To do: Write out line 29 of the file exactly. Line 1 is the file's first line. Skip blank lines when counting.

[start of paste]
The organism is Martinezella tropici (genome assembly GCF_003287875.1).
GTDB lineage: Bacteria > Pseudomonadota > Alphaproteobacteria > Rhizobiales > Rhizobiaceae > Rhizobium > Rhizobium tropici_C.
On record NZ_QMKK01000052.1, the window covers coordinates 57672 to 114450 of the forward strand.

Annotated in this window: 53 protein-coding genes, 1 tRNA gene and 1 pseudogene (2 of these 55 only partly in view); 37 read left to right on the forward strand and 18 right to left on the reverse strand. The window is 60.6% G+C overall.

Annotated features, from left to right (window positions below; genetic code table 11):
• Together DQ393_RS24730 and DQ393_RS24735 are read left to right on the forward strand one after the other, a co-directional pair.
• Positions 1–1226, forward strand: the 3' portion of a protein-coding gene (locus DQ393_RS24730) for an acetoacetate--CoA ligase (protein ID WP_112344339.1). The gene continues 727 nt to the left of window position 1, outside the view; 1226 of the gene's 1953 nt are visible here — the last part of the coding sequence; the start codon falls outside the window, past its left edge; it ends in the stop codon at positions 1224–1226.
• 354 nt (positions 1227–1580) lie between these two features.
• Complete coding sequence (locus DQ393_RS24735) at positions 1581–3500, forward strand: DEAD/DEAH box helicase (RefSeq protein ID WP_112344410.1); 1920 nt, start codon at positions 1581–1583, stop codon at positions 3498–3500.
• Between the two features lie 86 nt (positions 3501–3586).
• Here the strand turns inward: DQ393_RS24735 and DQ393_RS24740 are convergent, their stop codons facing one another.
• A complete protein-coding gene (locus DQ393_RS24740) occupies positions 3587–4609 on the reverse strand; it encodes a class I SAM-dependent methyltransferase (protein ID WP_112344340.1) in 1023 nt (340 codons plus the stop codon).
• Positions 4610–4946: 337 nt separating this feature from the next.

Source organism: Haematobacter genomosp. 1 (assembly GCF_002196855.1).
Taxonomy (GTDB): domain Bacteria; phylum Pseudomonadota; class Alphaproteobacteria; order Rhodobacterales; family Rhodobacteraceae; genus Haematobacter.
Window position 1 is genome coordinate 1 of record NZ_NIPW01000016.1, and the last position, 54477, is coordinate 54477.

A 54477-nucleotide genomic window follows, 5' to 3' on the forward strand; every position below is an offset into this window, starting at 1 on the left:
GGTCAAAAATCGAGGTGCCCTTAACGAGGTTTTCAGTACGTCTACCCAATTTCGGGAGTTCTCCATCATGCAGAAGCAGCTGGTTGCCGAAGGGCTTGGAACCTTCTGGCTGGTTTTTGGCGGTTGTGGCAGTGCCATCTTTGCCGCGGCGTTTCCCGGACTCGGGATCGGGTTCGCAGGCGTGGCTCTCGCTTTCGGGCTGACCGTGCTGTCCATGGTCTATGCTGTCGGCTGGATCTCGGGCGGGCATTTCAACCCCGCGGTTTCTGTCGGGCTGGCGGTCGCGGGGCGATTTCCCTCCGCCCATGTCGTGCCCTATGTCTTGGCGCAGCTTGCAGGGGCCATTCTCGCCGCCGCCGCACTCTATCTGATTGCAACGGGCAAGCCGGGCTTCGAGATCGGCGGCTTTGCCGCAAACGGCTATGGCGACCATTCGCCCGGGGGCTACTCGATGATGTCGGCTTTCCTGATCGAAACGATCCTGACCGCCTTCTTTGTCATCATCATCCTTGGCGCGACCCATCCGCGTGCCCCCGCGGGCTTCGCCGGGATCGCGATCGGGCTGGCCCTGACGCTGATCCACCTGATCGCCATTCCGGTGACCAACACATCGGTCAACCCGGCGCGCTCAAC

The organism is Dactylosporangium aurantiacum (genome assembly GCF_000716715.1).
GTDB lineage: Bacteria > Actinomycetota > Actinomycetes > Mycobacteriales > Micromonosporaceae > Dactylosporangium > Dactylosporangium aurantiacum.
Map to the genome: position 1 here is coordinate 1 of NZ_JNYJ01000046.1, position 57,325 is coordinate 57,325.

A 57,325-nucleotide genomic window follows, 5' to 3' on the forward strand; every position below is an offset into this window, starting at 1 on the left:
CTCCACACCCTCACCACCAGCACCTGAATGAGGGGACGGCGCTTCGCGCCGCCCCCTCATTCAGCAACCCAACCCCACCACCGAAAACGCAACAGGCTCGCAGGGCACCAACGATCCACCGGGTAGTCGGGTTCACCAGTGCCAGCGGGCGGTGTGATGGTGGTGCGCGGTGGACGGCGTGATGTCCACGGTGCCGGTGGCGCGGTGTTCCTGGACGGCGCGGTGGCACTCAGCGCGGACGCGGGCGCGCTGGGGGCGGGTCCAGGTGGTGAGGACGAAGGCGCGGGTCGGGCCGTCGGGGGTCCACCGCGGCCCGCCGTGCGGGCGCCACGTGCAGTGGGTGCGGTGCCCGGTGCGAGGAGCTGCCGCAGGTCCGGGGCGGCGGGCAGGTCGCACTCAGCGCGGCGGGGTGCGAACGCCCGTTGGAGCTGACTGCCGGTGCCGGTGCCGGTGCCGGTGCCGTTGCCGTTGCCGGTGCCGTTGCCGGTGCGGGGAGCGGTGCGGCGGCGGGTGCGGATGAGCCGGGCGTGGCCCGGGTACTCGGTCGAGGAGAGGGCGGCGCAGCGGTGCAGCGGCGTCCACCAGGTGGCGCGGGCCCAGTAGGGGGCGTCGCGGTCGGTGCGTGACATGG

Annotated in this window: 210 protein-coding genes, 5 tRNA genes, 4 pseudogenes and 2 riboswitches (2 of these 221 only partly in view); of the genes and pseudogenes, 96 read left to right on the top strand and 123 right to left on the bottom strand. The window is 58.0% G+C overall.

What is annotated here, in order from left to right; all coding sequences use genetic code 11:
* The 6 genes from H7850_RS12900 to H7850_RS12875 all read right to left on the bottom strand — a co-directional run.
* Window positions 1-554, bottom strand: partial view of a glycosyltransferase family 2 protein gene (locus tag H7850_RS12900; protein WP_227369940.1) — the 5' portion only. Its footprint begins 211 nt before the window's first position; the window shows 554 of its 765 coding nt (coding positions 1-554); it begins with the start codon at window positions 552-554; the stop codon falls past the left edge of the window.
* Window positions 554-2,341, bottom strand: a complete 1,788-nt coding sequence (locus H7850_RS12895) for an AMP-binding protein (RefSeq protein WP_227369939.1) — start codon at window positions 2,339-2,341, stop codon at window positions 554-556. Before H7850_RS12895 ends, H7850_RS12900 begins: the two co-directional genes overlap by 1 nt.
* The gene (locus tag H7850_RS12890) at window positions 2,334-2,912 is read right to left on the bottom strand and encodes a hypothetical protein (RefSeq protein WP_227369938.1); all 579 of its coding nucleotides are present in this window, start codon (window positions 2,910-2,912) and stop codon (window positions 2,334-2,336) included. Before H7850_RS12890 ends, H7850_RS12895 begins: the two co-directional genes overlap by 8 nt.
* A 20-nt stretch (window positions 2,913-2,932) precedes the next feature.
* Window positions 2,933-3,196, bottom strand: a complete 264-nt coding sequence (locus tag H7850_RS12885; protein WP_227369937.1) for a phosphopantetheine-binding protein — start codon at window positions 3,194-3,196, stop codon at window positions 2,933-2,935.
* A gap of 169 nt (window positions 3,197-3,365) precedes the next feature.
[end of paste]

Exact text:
* The gene (locus tag H7850_RS12890) at window positions 2,334-2,912 is read right to left on the bottom strand and encodes a hypothetical protein (RefSeq protein WP_227369938.1); all 579 of its coding nucleotides are present in this window, start codon (window positions 2,910-2,912) and stop codon (window positions 2,334-2,336) included. Before H7850_RS12890 ends, H7850_RS12895 begins: the two co-directional genes overlap by 8 nt.